By Daisy Wong
Oftentimes, schools give out projects like class presentations and discussions, or other public speaking activities. Many kids fear these activities because they are afraid that they will sound dumb. In fact, Bartholomay from Minnesota University finds that anxiety from public speaking affects one in five people. John Bowe, an award-winning speech trainer, explains that the audience is more focused on trying to understand why what you’re saying matters to them. Research finds 95% of students responded that with proper advice and practice they could overcome their fear, so here are 5 tips to help.
Practice is the number one thing to do to improve your speeches. Saint Leo University observes that most public speaking fears come from not being fully prepared. The more you practice, the more you’re comfortable with your presentation, boosting your confidence and fluency. When you’re practicing, record and watch yourself speak. Sometimes we do things that we don’t even notice, but watching ourselves speak raises attention to these things.
2. Know what you’re talking about
The more you know about the topic you’re going to be speaking about, the easier it is to talk about it. Keep in mind that you’ll have to explain what you’re learning to your audience. If you don’t know much about what you’re going to be presenting, it’ll be difficult to continue talking about it. Try talking to your friends, family, and/or relatives about what you’ll be speaking about! Your passion for the topic is what will keep the audience’s attention on you.
3. Use an outline
Imagine your worst public speaking fear. You try to start your speech, but within a few sentences, you lose your place. Majorie North from the Harvard Institution explains that reading from a script “fractures interpersonal connection.” But keeping an outline will keep you focused and help speakers to make eye contact with the audience.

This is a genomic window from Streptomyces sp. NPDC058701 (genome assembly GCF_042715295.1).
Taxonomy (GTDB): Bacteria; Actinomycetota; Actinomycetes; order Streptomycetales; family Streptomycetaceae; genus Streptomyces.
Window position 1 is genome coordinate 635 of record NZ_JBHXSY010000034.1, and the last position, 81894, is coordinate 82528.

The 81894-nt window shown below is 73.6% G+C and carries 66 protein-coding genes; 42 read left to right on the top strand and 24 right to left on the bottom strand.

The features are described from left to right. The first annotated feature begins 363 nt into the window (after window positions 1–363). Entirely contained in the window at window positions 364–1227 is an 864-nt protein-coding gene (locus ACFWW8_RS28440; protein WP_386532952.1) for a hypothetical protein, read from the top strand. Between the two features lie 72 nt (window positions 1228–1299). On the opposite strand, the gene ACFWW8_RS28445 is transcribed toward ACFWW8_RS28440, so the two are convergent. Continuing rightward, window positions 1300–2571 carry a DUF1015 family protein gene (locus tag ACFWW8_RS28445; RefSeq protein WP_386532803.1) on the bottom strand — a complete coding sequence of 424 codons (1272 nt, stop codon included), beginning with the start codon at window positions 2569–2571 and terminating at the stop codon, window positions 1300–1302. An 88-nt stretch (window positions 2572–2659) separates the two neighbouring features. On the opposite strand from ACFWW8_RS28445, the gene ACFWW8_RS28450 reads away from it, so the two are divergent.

4. Be legible, in every way possible
Make sure the audience can understand you and what you’re trying to talk about. Bowe describes different methods in which you could carry this out including speaking slower and enunciating your words. Be sure to use filler words like “uh”, “like”, and “um”. Instead, substitute these words with two-second pauses. Let your brain catch up to what you’re speaking out loud. If you’re speaking with slides, make sure the text is large enough for the audience to read.
5. Keep the focus on you and your messages
Gestures and other movements are good to emphasize points, but too much gesturing or pacing can be distracting. Use inflection in your voice for varying themes and messages. If you feel too scared with all the eyes on you, incorporate visual prompts, so that you spend less time speaking, but still get your message across in an attention-grabbing method.
There is no such thing as a perfect speaker, but with practice, we can make progress to conquer fears of public speaking. Never forget, you aren’t alone—with advice and guidance, you will master your fears of speaking in front of an audience. It’s all about the process that will get you there.
Bartholomay, Emily M., and Daniel D. Houlihan. “Public Speaking Anxiety Scale: Preliminary Psychometric Data and Scale Validation.” Personality and Individual Differences, vol. 94, May 2016, pp. 211–215.
Raja, Farhan. “Anxiety Level in Students of Public Speaking: Causes and Remedies.” Journal of Education and Educational Development, vol. 4, no. 1, 2017, pp. 94–110.